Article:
One of the occupational hazards of my job is thinking too much about the intersections of work and life and all the programs that employers utilize to help employees effectively manage the demands of both. One of the innovative ways one employer is thinking about this is focusing on helping employees mange energy, rather than managing time. The theory behind this is that there is only a limited amount of time in the day. 24 hours. That’s all you have. But, if managed correctly, energy can be renewed.
When I first heard this I thought it was brilliant! I know that when I only watch the clock and am only worried about getting X number of things done by 5, I’m solely focused on that list and honestly probably couldn’t vouch at all for the quality of the products that get made the closer it gets to 5. But when you think about managing your energy to get your things done, it’s amazing how much more work you get done and how much better that work is. Giving yourself permission to take 5-15 minute breaks throughout the day to take a walk, check Facebook, get away from your computer is fabulous. It helps me to focus, gives my brain a rest, and helps me to come back to the task at hand with more creativity.
However, after taking this advice to heart for a few weeks, I realized something. You have to manage time as well. I’ve found myself working well past the day’s end and even when I get home because I’m so focused on the task at hand. I’ve discovered that managing time is incredibly important if you want to have a life as well. Calendars, scheduling, planning, coordinating. All of these things are important in order to organize your life outside of work. Managing energy is still important because, lord knows, as a 20-something DC resident, it takes a lot of energy to do everything I want to do in a day.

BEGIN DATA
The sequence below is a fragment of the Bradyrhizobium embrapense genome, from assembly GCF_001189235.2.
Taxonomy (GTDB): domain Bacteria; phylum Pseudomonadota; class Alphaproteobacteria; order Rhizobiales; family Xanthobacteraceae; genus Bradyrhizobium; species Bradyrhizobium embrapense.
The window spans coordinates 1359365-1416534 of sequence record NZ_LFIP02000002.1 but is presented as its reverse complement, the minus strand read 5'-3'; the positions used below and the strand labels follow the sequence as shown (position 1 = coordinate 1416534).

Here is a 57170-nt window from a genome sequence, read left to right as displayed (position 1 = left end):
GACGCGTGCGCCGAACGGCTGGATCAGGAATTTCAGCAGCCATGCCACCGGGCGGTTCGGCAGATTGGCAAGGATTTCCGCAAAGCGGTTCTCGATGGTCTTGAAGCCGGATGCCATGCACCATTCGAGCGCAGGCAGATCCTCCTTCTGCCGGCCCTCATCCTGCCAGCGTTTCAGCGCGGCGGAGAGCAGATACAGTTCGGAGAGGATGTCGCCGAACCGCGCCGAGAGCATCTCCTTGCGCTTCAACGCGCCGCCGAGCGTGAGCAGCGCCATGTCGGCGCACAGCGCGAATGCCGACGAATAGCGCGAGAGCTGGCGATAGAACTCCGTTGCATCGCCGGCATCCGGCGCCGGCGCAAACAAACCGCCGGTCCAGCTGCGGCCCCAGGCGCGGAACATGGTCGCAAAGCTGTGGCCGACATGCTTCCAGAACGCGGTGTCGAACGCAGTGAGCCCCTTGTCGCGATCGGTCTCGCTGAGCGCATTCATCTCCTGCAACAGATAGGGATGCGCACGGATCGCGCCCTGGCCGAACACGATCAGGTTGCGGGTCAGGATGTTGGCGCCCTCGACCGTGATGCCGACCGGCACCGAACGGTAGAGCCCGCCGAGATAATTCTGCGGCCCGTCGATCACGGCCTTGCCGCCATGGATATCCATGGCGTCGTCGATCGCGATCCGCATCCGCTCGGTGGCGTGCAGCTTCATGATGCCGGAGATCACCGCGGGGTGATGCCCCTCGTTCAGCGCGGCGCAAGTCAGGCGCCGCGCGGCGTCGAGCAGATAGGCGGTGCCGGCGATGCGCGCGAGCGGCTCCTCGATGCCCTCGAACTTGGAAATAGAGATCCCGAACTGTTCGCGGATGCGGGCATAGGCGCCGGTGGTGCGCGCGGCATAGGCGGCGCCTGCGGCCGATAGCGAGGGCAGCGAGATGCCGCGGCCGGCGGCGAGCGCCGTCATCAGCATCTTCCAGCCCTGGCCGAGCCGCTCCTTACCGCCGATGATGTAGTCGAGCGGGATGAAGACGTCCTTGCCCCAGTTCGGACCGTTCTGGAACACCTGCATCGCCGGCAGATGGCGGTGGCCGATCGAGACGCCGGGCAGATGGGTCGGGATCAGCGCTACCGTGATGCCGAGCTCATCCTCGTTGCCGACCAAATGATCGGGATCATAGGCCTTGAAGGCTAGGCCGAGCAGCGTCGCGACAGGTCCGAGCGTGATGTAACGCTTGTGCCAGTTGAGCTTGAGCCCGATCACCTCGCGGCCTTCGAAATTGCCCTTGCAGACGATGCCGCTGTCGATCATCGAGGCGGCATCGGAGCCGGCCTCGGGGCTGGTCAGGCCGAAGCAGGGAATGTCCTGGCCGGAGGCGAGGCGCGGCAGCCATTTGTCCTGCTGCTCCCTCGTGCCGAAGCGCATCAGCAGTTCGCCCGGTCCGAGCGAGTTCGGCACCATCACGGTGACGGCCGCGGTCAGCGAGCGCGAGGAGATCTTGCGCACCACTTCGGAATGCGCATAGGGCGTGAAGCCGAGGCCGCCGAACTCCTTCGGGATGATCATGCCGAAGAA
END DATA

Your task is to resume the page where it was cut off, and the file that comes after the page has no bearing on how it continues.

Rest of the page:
One of the things that is definitely important is to translate those 5-minute creativity breaks from work to your life. I can hear you thinking “What?? But your life outside of work is supposed to be fun. Why would you need a break from that?” One of the hardest lessons that I’ve had to learn lately was that there is no way you can do everything without taking time for yourself. You do yourself, and those around you, a disservice when you don’t take the time you need to renew and refresh yourself. Taking a night or a few minutes a day to just unwind, reflect, do nothing will go a long way. After realizing this, I’ve found that I’m more patient, more alert, more fun to be around because I’m not about to drop from exhaustion from trying to do it all.
So it’s really not just one or the other. It’s important to be conscious about your time and your energy, both inside and outside of work. As usual, it’s a balance of focusing on the internal (energy) and external (time). I really wish it was easier…